Among Emma’s many inventions is the scene wherein Mr. Elton introduces Harriet—or Emma’s image of Harriet—to his mother and sisters in London.
“At this moment, perhaps, Mr. Elton is shewing your picture to his mother and sisters, telling how much more beautiful is the original, and after being asked for it five or six times, allowing them to hear your name, your own dear name.”
“My picture!—But he has left my picture in Bond-street.”
“Has he so!—Then I know nothing of Mr. Elton. No, my dear little modest Harriet, depend upon it the picture will not be in Bond-street till just before he mounts his horse to-morrow. It is his companion all this evening, his solace, his delight. It opens his designs to his family, it introduces you among them, it diffuses through the party those pleasantest feelings of our nature, eager curiosity and warm prepossession. How cheerful, how animated, how suspicious, how busy their imaginations all are!”
As she does throughout the novel, Emma remakes the world. Mr. Elton’s mother and sisters come to life only to serve as the appreciative audience for Emma’s creative projects—her portrait of Harriet and the courtship narrative she imagines around it. Harriet’s unimaginative practicality—her assumption that Mr. Elton will have deposited the picture at its framers—is set against “‘those pleasantest feelings of our nature’”: the curiosity, the prepossession, the animating suspicion, the imagination belonging to Mr. Elton’s mother and sisters, beings whose minds, inevitably, become the image of Emma’s own.
One of the pleasures of reading—and rereading—Emma is following the comedy of misrecognition and the misapplication of her imaginative powers. But, if we’re honest, it’s a chastening pleasure. Who has not—as Emma does—imagined herself or himself as the center of life’s narrative? Who has not filled up minor and major roles with shadows of the self? As Emma shapes the world to the demands of her own narrative, the “‘discoveries’” she is so certain she would have made, had she been in Weymouth, for example, quickly harden into fact. It remains to Miss Bates, whose language overwhelms with its disorderly representation of detail and sympathy, to utter the counterclaim against what Emma defines as the pleasantest feelings of our nature: “‘I do not think I am particularly quick at those sort of discoveries. I do not pretend to it. What is before me, I see.’”
Discovery, Emma suggests, needs to be attempted with some caution. By the end of the novel, Emma’s discoveries are guided by an imagination that tries to understand other perspectives. Chastened by the experience of Box Hill, Emma “listened with the warmest concern . . . and looked around eager to discover some way of being useful” to Jane Fairfax. The “discovery” of the engagement between Jane and Frank “laid many smaller matters open.” This new kind of engagement—sympathetic, attentive to detail, but nonetheless curious and animated—leads Emma to clearer understanding of both other and self.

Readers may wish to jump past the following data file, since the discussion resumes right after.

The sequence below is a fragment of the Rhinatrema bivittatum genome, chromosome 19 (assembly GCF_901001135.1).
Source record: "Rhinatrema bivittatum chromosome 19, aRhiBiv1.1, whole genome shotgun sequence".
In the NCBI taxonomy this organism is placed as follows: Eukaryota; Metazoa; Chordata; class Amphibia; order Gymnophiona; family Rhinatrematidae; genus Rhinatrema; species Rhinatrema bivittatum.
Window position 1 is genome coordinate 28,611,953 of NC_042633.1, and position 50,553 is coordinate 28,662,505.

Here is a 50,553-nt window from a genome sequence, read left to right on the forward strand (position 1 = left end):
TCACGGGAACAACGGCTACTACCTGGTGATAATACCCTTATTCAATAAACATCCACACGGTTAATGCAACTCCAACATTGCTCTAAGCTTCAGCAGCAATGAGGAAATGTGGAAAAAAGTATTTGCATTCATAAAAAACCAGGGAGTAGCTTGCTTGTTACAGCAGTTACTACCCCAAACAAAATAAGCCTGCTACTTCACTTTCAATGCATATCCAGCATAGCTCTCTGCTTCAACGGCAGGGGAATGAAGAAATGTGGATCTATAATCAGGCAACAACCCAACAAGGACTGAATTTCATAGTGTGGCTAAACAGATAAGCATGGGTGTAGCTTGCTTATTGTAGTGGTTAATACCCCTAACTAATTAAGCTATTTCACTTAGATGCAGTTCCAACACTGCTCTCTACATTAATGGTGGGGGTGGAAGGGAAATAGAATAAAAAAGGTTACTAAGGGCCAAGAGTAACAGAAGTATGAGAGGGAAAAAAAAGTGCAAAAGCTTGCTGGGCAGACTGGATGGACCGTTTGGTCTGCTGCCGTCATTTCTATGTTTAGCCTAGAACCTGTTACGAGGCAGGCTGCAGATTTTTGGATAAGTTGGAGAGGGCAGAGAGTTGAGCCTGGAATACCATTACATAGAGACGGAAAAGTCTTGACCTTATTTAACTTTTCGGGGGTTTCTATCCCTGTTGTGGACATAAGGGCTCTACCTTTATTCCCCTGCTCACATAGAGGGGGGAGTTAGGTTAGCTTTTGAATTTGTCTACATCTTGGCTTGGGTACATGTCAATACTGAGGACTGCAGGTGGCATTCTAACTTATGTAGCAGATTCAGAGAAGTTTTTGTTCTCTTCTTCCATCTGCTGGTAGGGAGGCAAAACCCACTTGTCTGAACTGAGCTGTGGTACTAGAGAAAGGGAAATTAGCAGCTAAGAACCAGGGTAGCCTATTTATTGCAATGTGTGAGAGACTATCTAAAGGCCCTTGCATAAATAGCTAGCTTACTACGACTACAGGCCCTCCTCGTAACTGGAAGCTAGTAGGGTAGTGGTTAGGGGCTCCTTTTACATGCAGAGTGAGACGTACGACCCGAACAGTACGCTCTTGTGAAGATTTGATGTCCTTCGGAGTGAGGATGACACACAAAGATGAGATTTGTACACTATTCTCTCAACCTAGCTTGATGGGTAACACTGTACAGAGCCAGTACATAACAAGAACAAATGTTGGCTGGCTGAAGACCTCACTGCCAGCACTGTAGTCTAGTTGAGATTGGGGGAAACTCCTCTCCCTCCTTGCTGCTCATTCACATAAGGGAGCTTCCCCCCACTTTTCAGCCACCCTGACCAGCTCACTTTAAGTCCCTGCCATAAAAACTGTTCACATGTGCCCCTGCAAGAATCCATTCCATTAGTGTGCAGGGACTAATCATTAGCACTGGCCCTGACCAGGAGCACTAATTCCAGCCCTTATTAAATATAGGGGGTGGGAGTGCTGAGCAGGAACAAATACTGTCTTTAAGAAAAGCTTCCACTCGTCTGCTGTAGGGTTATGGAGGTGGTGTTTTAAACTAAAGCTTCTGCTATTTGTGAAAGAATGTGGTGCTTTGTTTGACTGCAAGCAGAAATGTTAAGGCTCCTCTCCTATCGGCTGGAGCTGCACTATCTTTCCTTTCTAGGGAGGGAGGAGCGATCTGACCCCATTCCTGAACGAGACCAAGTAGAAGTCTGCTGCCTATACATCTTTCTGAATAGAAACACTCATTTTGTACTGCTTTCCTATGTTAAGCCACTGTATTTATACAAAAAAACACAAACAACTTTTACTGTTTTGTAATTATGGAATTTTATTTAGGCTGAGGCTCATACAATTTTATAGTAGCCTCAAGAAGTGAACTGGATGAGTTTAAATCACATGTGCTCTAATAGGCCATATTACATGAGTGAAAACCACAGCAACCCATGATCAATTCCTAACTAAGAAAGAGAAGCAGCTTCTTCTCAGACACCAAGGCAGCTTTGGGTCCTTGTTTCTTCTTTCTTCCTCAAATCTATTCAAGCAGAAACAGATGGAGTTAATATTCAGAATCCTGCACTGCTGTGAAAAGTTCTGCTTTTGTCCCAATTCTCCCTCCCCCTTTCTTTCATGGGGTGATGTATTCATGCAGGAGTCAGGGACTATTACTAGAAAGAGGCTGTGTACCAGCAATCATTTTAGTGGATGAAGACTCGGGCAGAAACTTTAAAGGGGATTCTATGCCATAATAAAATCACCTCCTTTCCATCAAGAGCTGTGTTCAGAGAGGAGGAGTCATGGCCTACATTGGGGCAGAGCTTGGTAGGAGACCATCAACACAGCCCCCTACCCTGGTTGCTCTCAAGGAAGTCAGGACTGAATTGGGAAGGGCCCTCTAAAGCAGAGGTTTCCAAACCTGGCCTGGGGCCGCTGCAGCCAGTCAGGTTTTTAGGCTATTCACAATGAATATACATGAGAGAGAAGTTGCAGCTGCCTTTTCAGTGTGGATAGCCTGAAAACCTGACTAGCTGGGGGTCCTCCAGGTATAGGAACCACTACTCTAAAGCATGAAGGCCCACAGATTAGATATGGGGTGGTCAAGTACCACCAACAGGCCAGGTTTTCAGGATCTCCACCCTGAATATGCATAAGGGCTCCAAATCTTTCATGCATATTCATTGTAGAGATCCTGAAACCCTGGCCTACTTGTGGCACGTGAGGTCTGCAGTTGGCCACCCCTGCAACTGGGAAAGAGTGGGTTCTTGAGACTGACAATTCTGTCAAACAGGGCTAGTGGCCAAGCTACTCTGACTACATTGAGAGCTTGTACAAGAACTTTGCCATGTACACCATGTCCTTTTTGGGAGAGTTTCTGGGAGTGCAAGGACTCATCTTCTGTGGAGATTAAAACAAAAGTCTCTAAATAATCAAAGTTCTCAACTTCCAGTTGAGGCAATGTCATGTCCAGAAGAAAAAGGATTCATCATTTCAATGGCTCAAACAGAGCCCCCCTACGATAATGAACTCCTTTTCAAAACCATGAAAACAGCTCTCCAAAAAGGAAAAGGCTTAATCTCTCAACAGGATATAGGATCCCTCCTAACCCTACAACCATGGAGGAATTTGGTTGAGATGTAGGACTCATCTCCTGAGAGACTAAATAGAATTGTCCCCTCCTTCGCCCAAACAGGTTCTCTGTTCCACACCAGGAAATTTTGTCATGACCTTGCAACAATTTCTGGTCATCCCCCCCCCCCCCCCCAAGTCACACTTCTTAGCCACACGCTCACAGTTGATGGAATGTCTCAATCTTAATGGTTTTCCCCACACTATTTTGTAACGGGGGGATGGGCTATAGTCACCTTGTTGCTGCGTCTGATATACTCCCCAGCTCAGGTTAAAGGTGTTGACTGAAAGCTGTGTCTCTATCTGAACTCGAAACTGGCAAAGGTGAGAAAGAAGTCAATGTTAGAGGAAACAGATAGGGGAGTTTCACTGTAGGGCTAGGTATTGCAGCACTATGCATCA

Discovering Emma in Vancouver, at JASNA’s Annual General Meeting coordinated by Keiko Parker and Pam Ottridge, brought just such imagination to bear on Jane Austen’s endlessly fascinating novel. The essays from that conference in this issue discover the workings of Austen’s novel and so lay many large and small matters open: about the complexities of Emma’s mental and emotional transformation, about the novel’s redefinition of fiction-worthy events, about Austen’s careful construction of the detective plot, about the governess trade and marriage market, about the ethics of speech and silence, about the habits of reading in Highbury, and about the relationship between the dance and proposal scenes in the novel and its film versions.
The Miscellany opens other discoveries. Essays range from Austen’s biography through her fiction and beyond, into her later textual life—to borrow Kathryn Sutherland’s phrase—on film. The relationship between the young Jane and Tom Lefroy (now a major motion picture) is contemplated, as are the filmic reinventions of Sense and Sensibility and Pride and Prejudice. Three very different essays consider Mansfield Park in terms of the concept of intimacy, its use of tragedy, and its didactic nature. Mr. Woodhouse is diagnosed as dyslexic; Anne Elliot walks toward physical and emotional health. And Barry Roth’s annual bibliography of works on Jane Austen suggests further discoveries for us to think about.
I want to thank the members of the Editorial Board (listed on POL’s title page) for their work of evaluation and advice over the last year. The willingness to engage with and enter into the arguments of others is also an act of the imagination; it’s a rare commodity but characteristic of these generous teacher-scholars. Laurie Kaplan again deserves much more than particular mention for her constant willingness to respond with help, advice, and encouragement. JASNA’s President Marsha Huff has been a champion of POL. Publications Secretary Lee Ridgeway has contributed much technical expertise. Our web manager Carol Moss has, as always, been a model of collegiality and careful technological wizardry. It’s a cheerful, an animated, a busy, an imaginative group—and that claim is no invention.